commented 2013-06-03 13:49:23 -0400 · Flag
In my mind there are two pieces to this, the first is the amendment and the second is the body of laws that will implement the amendment. Seems like most are fixated on the law part and not the amendment part. So, I’m going to toss my hat in the ring on the law part first… I’ll add the amendment part next. Though clearly there is a lot more work needed, I recommend the following for your consideration:

1. Monetary contributions or in-kind, non-monetary contributions of goods or services to a candidate or in support of a candidate for elected or appointed public office, or any person holding public office, shall only be permitted from those citizens eligible to vote, or eligible to register to vote, in the election using the local ballot or write-in absentee ballot (if permitted by state/local law) in which the supported candidate is running.

2. The calendar year campaign contribution for each citizen eligible to make contributions as referenced in paragraph 1 (above) to any particular candidate will be not more than the sum of forty times the federal minimum wage then in effect on January 1st of the election year.

3. Contributions to campaigns of in-kind, non-monetary goods or services will be converted to a monetary equivalent by applying the prevailing fair market value of the in-kind contribution. Use the procedures described by the current Internal Revenue Service publication describing how to determine the value of charitable contributions.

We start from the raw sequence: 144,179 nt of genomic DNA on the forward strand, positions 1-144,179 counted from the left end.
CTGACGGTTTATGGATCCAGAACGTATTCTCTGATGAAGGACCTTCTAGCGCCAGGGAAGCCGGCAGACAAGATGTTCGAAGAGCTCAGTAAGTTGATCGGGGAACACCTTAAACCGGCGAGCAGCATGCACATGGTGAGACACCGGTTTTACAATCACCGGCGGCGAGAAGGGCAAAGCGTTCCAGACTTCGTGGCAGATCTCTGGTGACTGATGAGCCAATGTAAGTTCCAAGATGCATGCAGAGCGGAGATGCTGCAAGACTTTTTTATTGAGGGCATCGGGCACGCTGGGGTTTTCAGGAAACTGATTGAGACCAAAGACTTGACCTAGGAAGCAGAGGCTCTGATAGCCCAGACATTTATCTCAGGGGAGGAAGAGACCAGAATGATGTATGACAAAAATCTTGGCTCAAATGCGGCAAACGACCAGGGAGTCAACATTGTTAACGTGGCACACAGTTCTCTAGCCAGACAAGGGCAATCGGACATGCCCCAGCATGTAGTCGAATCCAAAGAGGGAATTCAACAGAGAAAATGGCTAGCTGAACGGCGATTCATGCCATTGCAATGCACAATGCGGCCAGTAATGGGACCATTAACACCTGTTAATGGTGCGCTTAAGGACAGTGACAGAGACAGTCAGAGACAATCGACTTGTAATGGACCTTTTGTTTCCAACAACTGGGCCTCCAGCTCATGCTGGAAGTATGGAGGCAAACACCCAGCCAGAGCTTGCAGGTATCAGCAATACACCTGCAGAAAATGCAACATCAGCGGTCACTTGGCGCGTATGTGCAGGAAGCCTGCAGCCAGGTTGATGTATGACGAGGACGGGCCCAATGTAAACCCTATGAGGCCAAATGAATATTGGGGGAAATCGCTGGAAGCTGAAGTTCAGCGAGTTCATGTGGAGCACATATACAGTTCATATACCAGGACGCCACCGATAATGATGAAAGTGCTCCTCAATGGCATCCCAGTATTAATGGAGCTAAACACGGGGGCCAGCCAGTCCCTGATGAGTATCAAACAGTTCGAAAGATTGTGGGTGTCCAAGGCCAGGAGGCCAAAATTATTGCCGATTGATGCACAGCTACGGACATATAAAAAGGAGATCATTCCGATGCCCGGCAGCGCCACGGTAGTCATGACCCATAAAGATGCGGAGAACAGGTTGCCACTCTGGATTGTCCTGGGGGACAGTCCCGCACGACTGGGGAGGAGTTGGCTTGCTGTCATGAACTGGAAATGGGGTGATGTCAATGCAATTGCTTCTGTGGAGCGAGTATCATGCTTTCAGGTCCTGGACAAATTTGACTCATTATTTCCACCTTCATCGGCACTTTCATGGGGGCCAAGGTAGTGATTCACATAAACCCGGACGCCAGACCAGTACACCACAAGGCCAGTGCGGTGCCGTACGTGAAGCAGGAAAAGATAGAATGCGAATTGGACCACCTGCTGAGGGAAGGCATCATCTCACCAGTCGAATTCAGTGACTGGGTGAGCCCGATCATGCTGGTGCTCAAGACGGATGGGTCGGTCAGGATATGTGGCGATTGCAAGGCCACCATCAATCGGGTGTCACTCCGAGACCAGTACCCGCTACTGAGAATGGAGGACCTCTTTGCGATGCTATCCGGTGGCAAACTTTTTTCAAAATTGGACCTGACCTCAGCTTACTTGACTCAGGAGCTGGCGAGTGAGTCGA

4. Individuals that are permitted to make contributions as referenced in paragraph 1 (above) will be permitted to combine non-separable non-monetary contributions with other individuals also eligible to make contributions as referenced in paragraph 1 (above).

5. The proportion of ownership of the combined non-separable non-monetary contributions referenced in paragraph 4 (above) will be declared by the contributors with each individual contributor’s share subject to the individual contribution limits referenced in paragraph 2 and paragraph 3 (above).

6. Those citizens that would otherwise be eligible to vote but are prevented from voting due to a loss of franchise following a criminal conviction will be permitted to make contributions in accordance with paragraph 1 (above) as though they were eligible to register to vote.